Billie Brown loves to dance, plays a wicked game of crokinole and counts among her friends a horse, a dove, dogs, cats, chickens and a ferret named Lilly Esther. She admits that sometimes she likes animals more than people because animals are not cruel.
Since I believe that adult behaviour is deteriorating (attack ads, for example) and because I believe kids are smart, I asked an expert about bullying. Billie Brown, 10, attends Dewdney Elementary School in Mission, B.C.
Like thousands of Canadian students, Billie is helping to make her school safer for everyone. She told me about kids all over the country who come up with creative ideas to end bullying. The Sea of Pink campaign is one such movement. “We have a day when all the kids wear a pink shirt. When I wear pink I’m thinking about that kid getting bullied and thinking that I don’t want my friends to be bullied. Some kids even cry when they hear the story. No one gets bullied at our school; we’re almost like family.”
Sea of Pink was started in Nova Scotia by David Shepherd and Travis Price. “They came up with the idea because a Grade 9 boy was picked on for wearing a pink shirt,” Billie explains. They bought 50 pink shirts and gave them to friends to wear in solidarity with the boy. Mainstream and social media grabbed the story; these days anyone can join the wave and wear pink on April 14th.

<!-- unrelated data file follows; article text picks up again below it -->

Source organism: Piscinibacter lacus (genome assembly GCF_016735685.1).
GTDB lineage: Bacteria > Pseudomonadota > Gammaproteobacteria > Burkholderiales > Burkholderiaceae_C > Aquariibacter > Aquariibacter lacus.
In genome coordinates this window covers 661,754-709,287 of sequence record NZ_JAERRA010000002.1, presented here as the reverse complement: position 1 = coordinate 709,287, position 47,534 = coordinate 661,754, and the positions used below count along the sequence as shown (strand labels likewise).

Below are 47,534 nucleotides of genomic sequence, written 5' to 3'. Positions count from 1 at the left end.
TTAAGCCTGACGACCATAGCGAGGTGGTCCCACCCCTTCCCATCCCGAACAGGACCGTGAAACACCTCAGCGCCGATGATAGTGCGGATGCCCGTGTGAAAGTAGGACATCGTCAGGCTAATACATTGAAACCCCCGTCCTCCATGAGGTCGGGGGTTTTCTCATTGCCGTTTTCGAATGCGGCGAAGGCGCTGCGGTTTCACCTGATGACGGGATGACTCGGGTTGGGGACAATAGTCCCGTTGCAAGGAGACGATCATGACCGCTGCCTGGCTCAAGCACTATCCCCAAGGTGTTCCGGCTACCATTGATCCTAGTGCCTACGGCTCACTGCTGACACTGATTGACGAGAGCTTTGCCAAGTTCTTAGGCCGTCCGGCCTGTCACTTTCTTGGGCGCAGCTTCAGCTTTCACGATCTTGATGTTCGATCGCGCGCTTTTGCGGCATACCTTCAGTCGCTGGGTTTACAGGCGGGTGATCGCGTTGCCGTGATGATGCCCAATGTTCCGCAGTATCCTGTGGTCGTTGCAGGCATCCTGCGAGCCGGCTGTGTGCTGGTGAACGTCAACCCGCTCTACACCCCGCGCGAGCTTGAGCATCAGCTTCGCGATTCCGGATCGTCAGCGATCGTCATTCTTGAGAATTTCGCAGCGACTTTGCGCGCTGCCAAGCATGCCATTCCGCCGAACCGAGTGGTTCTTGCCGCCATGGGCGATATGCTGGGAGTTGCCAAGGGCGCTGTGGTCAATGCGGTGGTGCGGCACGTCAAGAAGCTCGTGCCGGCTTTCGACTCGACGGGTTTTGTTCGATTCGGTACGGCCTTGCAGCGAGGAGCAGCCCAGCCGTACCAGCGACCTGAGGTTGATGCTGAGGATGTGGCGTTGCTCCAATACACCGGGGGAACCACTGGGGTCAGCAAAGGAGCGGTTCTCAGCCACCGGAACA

I’ll be watching to see if government leaders wear pink that day. I don’t hold much hope, though. Not for bullies who’ve been so busy cutting funding to justice-centred groups.
You likely know about the KAIROS funding cuts, and that the minister for International Co-operation (!) confused the House of Commons about how the decision was made. You likely know the prime minister defended her actions. You may not know that this cut joins a long list of others.
Norma Farquharson is a relentless, justice-loving human-rights advocate, who attends St. Laurence Anglican Church in Calgary. Recently Norma alerted me to the list of 31 women’s groups that have lost funding under the current government. These include the Canadian Childcare Federation, Native Women’s Association, Sisters in Spirit and the Status of Women. Why is there enough money to bail out businesses and banks, but not for justice work? The list of 31 is here: www.womensequality.ca
“If you see someone getting bullied and can’t stop it, you should get help,” Billie advises. I asked why she thinks adults become bullies. “Maybe they had a bad childhood, or they’re depressed. Maybe they have a lot of anger inside.”
“People shouldn’t think they can get away with it; it could turn around and they could get bullied back,” Billie says. “Treat others how you want to be treated.”
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